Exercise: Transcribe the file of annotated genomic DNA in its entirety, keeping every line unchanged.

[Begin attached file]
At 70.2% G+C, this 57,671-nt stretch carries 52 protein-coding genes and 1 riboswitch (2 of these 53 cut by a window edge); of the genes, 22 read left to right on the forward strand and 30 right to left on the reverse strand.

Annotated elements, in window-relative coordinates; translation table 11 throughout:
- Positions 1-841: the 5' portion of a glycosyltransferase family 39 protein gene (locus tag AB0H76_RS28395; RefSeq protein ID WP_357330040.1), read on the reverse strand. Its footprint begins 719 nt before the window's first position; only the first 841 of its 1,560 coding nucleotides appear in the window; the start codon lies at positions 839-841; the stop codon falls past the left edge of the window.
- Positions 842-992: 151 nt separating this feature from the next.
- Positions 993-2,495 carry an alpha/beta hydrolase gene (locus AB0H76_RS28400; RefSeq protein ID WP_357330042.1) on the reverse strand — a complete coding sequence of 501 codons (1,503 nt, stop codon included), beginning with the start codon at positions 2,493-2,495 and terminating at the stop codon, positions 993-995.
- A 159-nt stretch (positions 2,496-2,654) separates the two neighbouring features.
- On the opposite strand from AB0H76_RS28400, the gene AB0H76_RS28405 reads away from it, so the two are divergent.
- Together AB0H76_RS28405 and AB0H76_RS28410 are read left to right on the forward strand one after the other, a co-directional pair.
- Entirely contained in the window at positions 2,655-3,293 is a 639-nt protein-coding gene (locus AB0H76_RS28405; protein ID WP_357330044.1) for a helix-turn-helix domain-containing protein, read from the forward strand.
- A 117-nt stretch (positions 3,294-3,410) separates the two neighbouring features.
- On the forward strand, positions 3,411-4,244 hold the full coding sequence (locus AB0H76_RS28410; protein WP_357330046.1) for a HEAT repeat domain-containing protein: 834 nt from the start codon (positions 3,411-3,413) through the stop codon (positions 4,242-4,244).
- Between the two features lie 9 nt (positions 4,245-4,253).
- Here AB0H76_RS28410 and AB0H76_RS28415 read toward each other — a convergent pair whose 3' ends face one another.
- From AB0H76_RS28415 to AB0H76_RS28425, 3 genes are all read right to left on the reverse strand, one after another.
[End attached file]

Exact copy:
At 70.2% G+C, this 57,671-nt stretch carries 52 protein-coding genes and 1 riboswitch (2 of these 53 cut by a window edge); of the genes, 22 read left to right on the forward strand and 30 right to left on the reverse strand.

Annotated elements, in window-relative coordinates; translation table 11 throughout:
- Positions 1-841: the 5' portion of a glycosyltransferase family 39 protein gene (locus tag AB0H76_RS28395; RefSeq protein ID WP_357330040.1), read on the reverse strand. Its footprint begins 719 nt before the window's first position; only the first 841 of its 1,560 coding nucleotides appear in the window; the start codon lies at positions 839-841; the stop codon falls past the left edge of the window.
- Positions 842-992: 151 nt separating this feature from the next.
- Positions 993-2,495 carry an alpha/beta hydrolase gene (locus AB0H76_RS28400; RefSeq protein ID WP_357330042.1) on the reverse strand — a complete coding sequence of 501 codons (1,503 nt, stop codon included), beginning with the start codon at positions 2,493-2,495 and terminating at the stop codon, positions 993-995.
- A 159-nt stretch (positions 2,496-2,654) separates the two neighbouring features.
- On the opposite strand from AB0H76_RS28400, the gene AB0H76_RS28405 reads away from it, so the two are divergent.
- Together AB0H76_RS28405 and AB0H76_RS28410 are read left to right on the forward strand one after the other, a co-directional pair.
- Entirely contained in the window at positions 2,655-3,293 is a 639-nt protein-coding gene (locus AB0H76_RS28405; protein ID WP_357330044.1) for a helix-turn-helix domain-containing protein, read from the forward strand.
- A 117-nt stretch (positions 3,294-3,410) separates the two neighbouring features.
- On the forward strand, positions 3,411-4,244 hold the full coding sequence (locus AB0H76_RS28410; protein WP_357330046.1) for a HEAT repeat domain-containing protein: 834 nt from the start codon (positions 3,411-3,413) through the stop codon (positions 4,242-4,244).
- Between the two features lie 9 nt (positions 4,245-4,253).
- Here AB0H76_RS28410 and AB0H76_RS28415 read toward each other — a convergent pair whose 3' ends face one another.
- From AB0H76_RS28415 to AB0H76_RS28425, 3 genes are all read right to left on the reverse strand, one after another.